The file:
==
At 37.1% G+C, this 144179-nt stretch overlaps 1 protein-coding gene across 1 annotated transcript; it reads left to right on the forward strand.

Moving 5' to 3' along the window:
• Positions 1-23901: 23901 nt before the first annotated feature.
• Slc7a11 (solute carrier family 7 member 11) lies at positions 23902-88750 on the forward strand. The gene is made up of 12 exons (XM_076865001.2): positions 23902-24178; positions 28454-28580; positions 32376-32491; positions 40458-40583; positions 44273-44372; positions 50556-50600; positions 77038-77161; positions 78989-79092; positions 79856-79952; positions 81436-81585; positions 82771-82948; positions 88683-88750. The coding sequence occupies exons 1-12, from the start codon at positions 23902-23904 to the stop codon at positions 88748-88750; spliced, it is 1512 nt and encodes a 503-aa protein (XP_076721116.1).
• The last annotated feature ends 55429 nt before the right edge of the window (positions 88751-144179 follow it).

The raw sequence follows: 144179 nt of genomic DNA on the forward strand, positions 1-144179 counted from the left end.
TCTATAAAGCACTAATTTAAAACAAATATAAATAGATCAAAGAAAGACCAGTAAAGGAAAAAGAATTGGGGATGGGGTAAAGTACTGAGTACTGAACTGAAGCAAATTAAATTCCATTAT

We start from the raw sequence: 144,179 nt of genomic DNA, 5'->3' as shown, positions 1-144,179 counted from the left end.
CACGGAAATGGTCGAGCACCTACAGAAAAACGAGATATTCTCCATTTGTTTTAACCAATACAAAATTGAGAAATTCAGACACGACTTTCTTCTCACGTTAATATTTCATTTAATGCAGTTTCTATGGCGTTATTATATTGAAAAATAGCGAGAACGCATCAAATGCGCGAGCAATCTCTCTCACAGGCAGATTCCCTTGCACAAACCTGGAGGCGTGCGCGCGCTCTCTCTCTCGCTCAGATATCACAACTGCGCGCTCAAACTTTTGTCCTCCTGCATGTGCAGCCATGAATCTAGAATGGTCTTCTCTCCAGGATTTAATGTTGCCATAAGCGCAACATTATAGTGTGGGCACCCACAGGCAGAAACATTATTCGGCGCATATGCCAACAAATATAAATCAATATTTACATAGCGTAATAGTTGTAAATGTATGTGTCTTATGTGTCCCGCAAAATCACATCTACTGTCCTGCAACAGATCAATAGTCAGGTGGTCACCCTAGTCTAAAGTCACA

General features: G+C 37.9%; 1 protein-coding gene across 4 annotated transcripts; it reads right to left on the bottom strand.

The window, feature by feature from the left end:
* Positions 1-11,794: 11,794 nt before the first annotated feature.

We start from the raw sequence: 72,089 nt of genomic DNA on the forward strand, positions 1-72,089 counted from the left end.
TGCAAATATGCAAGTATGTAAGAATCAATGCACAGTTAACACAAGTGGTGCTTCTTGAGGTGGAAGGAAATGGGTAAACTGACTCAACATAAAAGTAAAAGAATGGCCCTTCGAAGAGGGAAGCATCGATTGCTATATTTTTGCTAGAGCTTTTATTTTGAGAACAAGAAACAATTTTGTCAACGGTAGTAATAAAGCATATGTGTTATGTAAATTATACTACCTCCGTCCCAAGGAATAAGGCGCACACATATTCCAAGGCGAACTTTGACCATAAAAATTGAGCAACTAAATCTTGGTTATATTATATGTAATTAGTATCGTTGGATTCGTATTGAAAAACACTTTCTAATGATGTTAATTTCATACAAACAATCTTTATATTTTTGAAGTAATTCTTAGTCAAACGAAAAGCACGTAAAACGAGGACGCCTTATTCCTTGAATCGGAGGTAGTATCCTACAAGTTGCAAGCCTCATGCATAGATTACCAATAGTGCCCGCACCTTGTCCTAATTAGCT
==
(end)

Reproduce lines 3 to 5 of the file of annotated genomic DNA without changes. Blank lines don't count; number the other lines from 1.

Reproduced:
• Positions 1-23901: 23901 nt before the first annotated feature.
• Slc7a11 (solute carrier family 7 member 11) lies at positions 23902-88750 on the forward strand. The gene is made up of 12 exons (XM_076865001.2): positions 23902-24178; positions 28454-28580; positions 32376-32491; positions 40458-40583; positions 44273-44372; positions 50556-50600; positions 77038-77161; positions 78989-79092; positions 79856-79952; positions 81436-81585; positions 82771-82948; positions 88683-88750. The coding sequence occupies exons 1-12, from the start codon at positions 23902-23904 to the stop codon at positions 88748-88750; spliced, it is 1512 nt and encodes a 503-aa protein (XP_076721116.1).
• The last annotated feature ends 55429 nt before the right edge of the window (positions 88751-144179 follow it).